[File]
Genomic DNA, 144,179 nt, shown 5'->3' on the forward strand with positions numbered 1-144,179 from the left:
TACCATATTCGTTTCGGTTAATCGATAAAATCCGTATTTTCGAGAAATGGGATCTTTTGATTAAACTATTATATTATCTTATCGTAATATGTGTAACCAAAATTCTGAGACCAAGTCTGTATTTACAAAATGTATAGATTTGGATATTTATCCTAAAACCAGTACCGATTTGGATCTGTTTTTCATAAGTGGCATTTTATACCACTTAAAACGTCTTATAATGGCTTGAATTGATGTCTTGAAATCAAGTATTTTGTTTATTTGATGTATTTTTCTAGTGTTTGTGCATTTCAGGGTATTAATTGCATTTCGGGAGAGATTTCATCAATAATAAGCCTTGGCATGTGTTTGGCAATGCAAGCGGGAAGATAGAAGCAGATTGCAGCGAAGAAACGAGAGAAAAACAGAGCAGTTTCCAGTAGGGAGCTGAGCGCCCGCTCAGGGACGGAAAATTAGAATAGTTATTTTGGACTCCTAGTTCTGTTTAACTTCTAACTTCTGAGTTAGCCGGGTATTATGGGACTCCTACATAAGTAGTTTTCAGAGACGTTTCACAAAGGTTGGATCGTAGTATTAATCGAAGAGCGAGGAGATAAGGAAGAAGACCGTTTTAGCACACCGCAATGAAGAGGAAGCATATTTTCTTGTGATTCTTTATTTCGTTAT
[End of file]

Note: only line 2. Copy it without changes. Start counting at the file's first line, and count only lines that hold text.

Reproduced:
TACCATATTCGTTTCGGTTAATCGATAAAATCCGTATTTTCGAGAAATGGGATCTTTTGATTAAACTATTATATTATCTTATCGTAATATGTGTAACCAAAATTCTGAGACCAAGTCTGTATTTACAAAATGTATAGATTTGGATATTTATCCTAAAACCAGTACCGATTTGGATCTGTTTTTCATAAGTGGCATTTTATACCACTTAAAACGTCTTATAATGGCTTGAATTGATGTCTTGAAATCAAGTATTTTGTTTATTTGATGTATTTTTCTAGTGTTTGTGCATTTCAGGGTATTAATTGCATTTCGGGAGAGATTTCATCAATAATAAGCCTTGGCATGTGTTTGGCAATGCAAGCGGGAAGATAGAAGCAGATTGCAGCGAAGAAACGAGAGAAAAACAGAGCAGTTTCCAGTAGGGAGCTGAGCGCCCGCTCAGGGACGGAAAATTAGAATAGTTATTTTGGACTCCTAGTTCTGTTTAACTTCTAACTTCTGAGTTAGCCGGGTATTATGGGACTCCTACATAAGTAGTTTTCAGAGACGTTTCACAAAGGTTGGATCGTAGTATTAATCGAAGAGCGAGGAGATAAGGAAGAAGACCGTTTTAGCACACCGCAATGAAGAGGAAGCATATTTTCTTGTGATTCTTTATTTCGTTAT